A Moment with Dr. Moore

November 15, 2023

A Million Reasons to Give Thanks

We may need to rethink the way we talk to young children about Thanksgiving. You likely know the feel-good story that many folks heard growing up. The Pilgrims fled England looking for religious freedom and landed on Plymouth Rock. The Native people who lived there, the Wampanoag, shared their land, food and knowledge of farming techniques with the new settlers, leading to the Pilgrims’ first successful harvest. In 1621, the grateful Pilgrims sat down with the Wampanoag people to break bread. This was the first Thanksgiving feast and Americans have been celebrating it ever since. Yet it’s not actually how the real story unfolded. I remember trying to explain it to my oldest daughter when she at five-years-old wondered why the Pilgrims and Native Americans stopped getting along.

Granted, the feast did happen, according to a colonist’s letter, but Thanksgiving didn’t become an official celebration until the Civil War, when writer Sarah Hale proposed it to unite the nation—a fact that I’m sure many of you didn’t know if you’re like me. We have traditionally left out what happened to Native communities in the centuries since 1621. “It’s not a pretty history by any stretch of the imagination,” said Bettina Washington, the Wampanoag historic preservation officer. “But we need the story to be told truthfully”—a challenge that educators and parents face at this time of year.

This year, I suggest we think of ways to celebrate the many contributions of Native Americans, especially since November is not just when we mark Thanksgiving. It’s also Native American Heritage Month, and that’s a time to tell children about the wide impact that Native people have made. According to the USDA, 60 percent of the world’s food supply comes from corn and potatoes, foods that Native Americans were the first to grow. Native ceremonies, symbols and ideals of selfless service laid the foundation for groups like the Boy Scouts and Girl Scouts of America. Native Americans built pathways that would lead to our first roads and railways. Their knowledge of plant life would lead to our medicines, soaps and clothes. And their political traditions made a lasting impact, too. Many concepts in the U.S. Constitution stem from the Iroquois Confederacy of 1142, the oldest democracy that still exists. Honoring these achievements and acknowledging the true story of Native Americans is crucial for a full telling of the American story.

“We cannot ignore the injustices that have been done to Native Americans,” said Dr. Paul Gothold, San Diego County Superintendent of Schools. “And acknowledging these injustices doesn’t take away anything from the pride many feel about our country and its history. Learning from the past and trying to do better is what will propel us forward as a society. It’s also one of the ways that we can give our historically underserved students the education and future they deserve”—a goal that depends on giving them highly qualified teachers.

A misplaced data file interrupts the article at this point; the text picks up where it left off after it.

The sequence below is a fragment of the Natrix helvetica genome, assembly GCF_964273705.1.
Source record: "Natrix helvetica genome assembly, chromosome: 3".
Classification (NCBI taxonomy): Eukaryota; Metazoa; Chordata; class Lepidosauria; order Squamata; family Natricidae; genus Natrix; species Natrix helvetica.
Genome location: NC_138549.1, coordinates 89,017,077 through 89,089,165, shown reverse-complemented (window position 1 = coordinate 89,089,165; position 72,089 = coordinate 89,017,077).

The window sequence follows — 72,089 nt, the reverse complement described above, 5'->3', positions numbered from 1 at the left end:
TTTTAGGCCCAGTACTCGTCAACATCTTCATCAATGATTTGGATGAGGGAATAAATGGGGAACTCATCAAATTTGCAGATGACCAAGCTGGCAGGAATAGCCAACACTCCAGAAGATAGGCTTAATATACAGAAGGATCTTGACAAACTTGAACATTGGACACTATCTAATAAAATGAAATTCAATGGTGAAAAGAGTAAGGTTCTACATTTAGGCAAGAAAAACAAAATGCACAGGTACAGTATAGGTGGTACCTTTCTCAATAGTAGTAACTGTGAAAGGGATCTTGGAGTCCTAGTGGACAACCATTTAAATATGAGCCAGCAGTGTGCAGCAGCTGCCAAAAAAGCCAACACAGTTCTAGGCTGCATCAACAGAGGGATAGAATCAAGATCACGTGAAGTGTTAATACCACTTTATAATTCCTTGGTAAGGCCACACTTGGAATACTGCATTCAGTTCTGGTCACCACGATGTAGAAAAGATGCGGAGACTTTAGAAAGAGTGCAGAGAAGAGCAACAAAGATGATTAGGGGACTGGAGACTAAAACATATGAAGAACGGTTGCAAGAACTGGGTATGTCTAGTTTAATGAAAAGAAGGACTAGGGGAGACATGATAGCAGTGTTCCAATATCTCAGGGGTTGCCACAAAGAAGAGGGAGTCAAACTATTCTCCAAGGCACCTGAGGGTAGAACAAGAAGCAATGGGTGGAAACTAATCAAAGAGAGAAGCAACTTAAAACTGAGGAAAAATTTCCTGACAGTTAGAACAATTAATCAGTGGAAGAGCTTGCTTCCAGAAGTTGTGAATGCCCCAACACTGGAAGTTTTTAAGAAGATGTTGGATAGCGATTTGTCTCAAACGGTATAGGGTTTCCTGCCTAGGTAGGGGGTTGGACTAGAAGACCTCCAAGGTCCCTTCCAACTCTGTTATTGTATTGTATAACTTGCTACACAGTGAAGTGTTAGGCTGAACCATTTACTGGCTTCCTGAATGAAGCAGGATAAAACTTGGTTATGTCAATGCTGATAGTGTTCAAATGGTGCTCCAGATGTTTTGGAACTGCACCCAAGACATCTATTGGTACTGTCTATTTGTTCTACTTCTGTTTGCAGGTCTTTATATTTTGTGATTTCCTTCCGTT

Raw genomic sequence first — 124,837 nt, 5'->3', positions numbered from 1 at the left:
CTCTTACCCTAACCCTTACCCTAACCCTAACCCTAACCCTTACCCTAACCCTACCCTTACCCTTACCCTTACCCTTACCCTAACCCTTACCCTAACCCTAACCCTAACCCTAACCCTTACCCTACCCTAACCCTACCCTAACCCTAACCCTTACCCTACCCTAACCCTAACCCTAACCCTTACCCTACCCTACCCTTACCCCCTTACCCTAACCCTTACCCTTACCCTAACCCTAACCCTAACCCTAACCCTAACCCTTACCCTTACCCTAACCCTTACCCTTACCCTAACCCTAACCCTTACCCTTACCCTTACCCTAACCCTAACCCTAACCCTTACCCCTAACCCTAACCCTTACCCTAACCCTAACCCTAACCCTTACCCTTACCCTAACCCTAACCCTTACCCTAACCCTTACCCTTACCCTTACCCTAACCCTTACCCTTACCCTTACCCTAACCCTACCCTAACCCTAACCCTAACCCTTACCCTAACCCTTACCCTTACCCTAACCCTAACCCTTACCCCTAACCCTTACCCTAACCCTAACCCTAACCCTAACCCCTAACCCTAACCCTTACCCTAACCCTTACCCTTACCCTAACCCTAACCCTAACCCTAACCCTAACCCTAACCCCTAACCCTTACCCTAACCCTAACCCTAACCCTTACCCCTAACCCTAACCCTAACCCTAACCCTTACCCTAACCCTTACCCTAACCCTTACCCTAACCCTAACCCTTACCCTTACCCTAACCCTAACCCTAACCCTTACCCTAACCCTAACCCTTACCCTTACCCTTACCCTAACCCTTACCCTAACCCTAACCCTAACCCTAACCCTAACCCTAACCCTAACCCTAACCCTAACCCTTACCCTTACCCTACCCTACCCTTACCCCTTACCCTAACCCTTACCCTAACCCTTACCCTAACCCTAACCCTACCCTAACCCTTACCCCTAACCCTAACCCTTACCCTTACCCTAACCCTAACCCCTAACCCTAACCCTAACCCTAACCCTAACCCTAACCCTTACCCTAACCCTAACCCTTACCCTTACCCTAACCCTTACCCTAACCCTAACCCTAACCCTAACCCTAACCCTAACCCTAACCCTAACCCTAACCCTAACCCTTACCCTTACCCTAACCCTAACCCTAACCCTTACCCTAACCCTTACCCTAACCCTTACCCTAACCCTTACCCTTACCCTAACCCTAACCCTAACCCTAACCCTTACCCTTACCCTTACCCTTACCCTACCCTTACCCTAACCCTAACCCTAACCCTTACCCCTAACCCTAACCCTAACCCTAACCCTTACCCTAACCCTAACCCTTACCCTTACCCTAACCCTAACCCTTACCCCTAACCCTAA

I know that all children learn best when they have educators who look like them and share their culture. So, I’m committed to bringing the CDA® to a diverse pool of early childhood teachers, including those from our nation’s Native tribes. And this month I was pleased to honor Jada Vargas, a member of the Apache Tribe, for being the Council’s millionth CDA. Jada and her mom travelled from their home in Arizona to meet the Council’s board members and staff in Washington, DC. There was good food and great times as we marked her achievement and historic role in the Council’s work to provide all young learners with the skilled teachers they need.

Jada’s goal as a teacher is to improve life for the members of her tribe and lead them to brighter days. “As a Native American,” she told me, “I feel I have a responsibility to address some of the issues my people face, whether it’s poverty, struggles with parenting or failure to see the value of education. I also want to help preserve Apache culture and language as a part of my classroom practice with young children.”

As I joined her and my colleagues at the Council, I was thankful that we had succeeded in awarding a million CDAs. Each one of our credential holders is a reason to give thanks, I thought as I raised a glass to Jada. I also reflected on how we should talk to our children about Thanksgiving. The cure for the feel-good story isn’t guilt or feeling bad. Instead, it’s to emphasize the importance of giving thanks to the people who welcome us and help us thrive. We shouldn’t forget the tragedies of the past, and we should resolve to do better in the future. We should try to treat one another as all members of the same tribe.

 

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